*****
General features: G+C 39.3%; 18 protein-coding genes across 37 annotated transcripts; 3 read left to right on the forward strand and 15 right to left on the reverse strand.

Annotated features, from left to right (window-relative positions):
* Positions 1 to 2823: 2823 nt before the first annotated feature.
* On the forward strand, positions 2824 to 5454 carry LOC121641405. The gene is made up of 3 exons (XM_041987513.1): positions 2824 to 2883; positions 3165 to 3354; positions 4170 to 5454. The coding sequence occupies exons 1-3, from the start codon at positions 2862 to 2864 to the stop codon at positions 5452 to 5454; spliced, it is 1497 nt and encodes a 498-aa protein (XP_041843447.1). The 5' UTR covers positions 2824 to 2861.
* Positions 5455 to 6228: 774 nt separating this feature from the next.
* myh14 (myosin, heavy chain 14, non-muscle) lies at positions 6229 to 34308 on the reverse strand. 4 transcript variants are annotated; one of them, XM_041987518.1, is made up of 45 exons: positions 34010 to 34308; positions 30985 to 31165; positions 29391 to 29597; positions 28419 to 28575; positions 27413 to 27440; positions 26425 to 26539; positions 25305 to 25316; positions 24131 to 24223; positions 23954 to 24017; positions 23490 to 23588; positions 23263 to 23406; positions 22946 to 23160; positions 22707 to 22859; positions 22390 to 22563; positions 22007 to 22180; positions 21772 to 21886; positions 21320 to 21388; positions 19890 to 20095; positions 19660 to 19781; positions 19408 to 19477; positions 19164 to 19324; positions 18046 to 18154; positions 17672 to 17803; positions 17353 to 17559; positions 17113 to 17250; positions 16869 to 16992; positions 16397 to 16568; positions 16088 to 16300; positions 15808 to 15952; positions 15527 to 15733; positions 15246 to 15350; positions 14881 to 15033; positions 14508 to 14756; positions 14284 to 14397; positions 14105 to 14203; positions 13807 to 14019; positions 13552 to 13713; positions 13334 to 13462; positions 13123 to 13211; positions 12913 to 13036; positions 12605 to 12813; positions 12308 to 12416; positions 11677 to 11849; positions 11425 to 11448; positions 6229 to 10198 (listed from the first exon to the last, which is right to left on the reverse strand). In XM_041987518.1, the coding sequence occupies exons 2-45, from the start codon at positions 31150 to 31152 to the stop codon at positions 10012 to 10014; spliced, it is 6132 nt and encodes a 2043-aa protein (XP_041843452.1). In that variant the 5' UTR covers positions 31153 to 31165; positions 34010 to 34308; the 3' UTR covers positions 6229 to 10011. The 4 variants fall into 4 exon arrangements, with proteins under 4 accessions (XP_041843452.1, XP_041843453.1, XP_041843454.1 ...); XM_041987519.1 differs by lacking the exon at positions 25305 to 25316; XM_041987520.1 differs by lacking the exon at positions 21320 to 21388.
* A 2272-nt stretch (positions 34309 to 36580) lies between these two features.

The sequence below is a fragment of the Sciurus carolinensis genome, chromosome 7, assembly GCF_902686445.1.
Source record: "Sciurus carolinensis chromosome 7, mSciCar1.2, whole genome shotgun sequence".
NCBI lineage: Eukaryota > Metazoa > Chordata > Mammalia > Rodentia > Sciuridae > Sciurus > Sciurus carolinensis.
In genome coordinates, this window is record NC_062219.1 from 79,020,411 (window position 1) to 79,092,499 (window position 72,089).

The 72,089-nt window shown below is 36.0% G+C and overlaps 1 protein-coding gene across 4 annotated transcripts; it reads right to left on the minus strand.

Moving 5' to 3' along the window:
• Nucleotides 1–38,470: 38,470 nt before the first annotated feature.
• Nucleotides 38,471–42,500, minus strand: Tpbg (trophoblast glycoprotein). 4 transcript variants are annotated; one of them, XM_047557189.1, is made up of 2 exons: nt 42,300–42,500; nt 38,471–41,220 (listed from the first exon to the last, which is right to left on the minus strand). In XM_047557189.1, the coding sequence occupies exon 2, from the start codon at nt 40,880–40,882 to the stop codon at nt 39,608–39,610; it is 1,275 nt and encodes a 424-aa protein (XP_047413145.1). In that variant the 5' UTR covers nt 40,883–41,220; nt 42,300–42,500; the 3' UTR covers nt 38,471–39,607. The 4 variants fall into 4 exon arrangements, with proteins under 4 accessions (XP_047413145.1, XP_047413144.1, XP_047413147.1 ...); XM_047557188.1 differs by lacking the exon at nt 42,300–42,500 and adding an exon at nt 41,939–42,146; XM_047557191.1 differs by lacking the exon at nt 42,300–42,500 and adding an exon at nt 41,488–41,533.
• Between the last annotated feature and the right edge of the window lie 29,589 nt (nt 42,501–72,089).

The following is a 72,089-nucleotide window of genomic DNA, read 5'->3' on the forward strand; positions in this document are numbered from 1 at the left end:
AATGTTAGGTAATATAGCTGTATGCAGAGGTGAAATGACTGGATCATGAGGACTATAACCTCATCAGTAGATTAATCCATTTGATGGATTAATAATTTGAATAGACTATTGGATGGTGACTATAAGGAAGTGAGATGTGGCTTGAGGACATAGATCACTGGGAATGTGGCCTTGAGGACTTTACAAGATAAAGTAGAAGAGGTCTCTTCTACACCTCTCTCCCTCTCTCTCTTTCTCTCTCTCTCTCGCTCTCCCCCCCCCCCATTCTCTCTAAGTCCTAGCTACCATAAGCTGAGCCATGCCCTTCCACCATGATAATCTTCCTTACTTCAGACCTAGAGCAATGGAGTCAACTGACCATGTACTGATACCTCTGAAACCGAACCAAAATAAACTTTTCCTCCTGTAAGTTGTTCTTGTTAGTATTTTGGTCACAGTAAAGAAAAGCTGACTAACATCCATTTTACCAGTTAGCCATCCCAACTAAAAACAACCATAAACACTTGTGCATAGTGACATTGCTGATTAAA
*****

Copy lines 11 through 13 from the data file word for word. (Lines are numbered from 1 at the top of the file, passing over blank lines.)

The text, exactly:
In genome coordinates, this window is record NC_062219.1 from 79,020,411 (window position 1) to 79,092,499 (window position 72,089).

The 72,089-nt window shown below is 36.0% G+C and overlaps 1 protein-coding gene across 4 annotated transcripts; it reads right to left on the minus strand.

Moving 5' to 3' along the window: